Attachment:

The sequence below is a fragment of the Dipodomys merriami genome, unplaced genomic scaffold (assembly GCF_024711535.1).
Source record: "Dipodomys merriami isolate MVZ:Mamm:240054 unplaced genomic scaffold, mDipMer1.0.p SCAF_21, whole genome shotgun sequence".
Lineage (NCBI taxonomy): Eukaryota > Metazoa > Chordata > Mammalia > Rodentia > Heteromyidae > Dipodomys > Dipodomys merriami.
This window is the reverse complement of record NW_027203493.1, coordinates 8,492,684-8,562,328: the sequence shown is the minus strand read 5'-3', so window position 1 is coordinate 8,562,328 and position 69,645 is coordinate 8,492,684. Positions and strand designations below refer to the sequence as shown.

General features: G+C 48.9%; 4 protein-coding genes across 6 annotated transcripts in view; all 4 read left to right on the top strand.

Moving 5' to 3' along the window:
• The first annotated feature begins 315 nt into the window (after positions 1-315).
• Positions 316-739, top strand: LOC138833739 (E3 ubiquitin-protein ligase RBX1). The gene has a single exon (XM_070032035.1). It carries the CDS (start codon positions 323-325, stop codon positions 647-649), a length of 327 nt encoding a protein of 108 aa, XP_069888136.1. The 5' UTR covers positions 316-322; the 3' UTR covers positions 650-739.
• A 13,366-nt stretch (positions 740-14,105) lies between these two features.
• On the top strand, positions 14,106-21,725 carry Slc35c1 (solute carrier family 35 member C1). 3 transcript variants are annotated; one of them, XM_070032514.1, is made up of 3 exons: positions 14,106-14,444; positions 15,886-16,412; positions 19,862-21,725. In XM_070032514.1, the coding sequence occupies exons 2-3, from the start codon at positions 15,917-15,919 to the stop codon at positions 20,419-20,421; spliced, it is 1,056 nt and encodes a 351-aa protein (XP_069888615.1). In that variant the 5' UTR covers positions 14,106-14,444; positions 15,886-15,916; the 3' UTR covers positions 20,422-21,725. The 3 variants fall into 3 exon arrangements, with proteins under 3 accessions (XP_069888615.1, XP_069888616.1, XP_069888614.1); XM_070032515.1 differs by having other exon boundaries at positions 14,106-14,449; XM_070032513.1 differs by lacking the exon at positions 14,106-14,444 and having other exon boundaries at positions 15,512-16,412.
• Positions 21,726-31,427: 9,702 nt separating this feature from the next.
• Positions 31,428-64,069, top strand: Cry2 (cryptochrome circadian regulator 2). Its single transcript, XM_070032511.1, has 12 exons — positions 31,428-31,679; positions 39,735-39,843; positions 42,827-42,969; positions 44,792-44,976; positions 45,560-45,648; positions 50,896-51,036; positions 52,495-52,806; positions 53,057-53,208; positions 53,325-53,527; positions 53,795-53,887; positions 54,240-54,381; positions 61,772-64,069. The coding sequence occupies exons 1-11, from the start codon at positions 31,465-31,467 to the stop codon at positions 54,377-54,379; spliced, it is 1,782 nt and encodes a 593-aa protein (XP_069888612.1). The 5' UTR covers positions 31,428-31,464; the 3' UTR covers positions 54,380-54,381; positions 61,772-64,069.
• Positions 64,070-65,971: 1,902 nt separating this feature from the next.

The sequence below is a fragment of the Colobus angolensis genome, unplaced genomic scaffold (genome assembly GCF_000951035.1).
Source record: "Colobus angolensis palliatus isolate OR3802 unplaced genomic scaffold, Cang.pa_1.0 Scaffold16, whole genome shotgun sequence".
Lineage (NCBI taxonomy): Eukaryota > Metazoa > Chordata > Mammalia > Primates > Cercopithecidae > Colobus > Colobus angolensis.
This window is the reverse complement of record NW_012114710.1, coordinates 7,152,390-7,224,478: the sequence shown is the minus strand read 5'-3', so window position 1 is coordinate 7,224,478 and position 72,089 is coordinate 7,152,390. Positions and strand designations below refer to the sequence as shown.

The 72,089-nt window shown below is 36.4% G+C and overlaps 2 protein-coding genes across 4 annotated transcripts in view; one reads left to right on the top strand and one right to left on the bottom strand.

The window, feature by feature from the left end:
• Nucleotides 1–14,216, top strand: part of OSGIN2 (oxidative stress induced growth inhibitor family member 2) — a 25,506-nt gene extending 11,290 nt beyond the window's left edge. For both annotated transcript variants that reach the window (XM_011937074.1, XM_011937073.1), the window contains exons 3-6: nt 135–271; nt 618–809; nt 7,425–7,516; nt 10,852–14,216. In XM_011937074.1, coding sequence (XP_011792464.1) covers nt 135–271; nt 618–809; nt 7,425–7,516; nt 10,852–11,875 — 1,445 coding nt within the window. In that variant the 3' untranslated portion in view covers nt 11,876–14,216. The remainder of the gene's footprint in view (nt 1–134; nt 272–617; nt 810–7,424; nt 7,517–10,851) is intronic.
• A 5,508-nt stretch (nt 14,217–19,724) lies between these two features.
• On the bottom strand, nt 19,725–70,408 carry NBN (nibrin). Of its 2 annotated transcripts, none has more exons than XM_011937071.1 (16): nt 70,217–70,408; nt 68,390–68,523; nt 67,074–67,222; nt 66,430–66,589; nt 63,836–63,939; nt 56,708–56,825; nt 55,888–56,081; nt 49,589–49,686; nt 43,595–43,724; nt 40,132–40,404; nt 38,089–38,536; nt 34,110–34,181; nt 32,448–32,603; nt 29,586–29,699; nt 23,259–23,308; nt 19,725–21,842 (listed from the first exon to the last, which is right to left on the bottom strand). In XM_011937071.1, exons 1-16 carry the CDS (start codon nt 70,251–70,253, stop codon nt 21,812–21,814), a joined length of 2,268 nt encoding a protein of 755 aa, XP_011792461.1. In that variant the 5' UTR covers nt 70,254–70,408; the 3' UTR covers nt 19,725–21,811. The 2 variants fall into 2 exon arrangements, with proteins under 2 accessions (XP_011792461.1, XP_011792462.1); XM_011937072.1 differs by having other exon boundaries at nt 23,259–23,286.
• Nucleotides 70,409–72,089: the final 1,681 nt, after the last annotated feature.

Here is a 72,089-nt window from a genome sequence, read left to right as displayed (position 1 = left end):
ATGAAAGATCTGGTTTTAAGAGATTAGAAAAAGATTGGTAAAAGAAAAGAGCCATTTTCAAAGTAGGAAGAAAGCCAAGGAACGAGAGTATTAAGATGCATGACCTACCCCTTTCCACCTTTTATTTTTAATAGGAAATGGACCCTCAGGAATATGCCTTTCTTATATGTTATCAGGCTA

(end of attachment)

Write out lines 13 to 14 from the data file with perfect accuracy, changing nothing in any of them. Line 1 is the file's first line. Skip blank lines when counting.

• Positions 64,070-65,971: 1,902 nt separating this feature from the next.

The sequence below is a fragment of the Colobus angolensis genome, unplaced genomic scaffold (genome assembly GCF_000951035.1).